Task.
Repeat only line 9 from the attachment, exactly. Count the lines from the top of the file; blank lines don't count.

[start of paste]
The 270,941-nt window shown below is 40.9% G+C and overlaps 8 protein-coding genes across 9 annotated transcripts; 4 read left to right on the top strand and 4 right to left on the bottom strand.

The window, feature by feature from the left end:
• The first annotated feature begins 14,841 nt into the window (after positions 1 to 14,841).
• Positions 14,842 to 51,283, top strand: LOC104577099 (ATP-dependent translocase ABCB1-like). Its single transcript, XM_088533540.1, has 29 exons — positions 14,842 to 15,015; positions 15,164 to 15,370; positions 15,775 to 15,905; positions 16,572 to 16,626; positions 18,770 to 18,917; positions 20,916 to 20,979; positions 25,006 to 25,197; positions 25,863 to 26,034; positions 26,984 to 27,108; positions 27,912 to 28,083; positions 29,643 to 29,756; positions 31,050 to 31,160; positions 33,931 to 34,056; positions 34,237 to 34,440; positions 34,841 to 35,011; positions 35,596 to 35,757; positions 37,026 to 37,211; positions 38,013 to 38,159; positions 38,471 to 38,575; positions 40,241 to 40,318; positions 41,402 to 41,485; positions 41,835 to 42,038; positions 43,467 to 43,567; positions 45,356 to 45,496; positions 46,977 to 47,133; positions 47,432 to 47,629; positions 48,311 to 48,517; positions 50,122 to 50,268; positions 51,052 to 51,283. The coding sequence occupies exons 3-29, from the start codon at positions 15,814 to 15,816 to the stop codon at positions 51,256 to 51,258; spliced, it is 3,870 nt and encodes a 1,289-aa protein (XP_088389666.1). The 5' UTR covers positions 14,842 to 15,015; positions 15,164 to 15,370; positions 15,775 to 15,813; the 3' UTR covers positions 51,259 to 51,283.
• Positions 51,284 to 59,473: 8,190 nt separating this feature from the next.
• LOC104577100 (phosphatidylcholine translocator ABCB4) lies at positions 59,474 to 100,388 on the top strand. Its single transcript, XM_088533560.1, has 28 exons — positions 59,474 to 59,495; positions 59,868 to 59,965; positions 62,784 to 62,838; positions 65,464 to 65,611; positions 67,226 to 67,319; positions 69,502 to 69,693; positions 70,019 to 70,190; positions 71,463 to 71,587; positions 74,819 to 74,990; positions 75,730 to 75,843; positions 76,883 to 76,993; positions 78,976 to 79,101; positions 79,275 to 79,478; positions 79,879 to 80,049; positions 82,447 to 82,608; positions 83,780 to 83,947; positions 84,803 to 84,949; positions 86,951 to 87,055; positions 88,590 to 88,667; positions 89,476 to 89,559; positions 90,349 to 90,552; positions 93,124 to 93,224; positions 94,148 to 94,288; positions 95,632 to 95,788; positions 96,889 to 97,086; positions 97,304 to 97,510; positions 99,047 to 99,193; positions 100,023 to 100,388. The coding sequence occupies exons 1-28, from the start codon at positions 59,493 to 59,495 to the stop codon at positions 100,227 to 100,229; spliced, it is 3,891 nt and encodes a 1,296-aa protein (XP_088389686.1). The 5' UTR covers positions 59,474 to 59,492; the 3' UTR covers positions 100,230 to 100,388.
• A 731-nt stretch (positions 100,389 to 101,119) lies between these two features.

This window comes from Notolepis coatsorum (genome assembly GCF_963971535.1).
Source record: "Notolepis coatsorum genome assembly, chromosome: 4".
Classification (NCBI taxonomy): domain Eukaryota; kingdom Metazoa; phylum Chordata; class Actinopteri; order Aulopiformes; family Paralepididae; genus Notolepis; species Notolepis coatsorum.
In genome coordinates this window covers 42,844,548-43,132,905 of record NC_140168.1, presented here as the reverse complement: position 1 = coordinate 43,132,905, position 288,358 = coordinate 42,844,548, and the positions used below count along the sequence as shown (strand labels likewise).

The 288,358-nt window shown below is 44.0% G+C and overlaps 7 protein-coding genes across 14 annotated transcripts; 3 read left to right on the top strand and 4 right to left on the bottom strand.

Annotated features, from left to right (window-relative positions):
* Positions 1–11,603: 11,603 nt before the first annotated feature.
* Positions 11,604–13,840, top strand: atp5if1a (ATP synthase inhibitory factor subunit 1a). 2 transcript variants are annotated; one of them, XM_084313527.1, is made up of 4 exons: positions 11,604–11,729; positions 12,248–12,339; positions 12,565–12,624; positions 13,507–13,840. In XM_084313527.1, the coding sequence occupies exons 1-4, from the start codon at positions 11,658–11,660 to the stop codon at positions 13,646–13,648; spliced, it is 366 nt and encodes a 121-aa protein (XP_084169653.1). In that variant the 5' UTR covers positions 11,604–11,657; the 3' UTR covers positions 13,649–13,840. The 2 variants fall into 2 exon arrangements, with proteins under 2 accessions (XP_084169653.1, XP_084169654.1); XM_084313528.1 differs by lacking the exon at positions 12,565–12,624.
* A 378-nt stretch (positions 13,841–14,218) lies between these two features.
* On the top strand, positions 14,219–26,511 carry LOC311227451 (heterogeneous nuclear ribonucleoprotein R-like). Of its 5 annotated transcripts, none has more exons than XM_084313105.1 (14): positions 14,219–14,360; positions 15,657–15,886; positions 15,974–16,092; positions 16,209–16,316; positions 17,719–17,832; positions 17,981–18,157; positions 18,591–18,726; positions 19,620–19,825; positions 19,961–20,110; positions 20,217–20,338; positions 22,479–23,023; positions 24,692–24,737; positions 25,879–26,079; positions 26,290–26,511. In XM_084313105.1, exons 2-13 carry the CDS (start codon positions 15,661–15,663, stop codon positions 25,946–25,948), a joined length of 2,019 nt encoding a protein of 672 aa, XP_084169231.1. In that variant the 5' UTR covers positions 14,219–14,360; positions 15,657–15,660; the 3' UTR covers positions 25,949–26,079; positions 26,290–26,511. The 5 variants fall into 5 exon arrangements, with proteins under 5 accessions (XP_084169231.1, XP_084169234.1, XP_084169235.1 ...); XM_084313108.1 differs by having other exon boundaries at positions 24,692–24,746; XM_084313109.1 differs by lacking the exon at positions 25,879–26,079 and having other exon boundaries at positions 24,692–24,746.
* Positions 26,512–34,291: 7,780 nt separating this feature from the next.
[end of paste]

Source record: "Notolepis coatsorum genome assembly, chromosome: 4".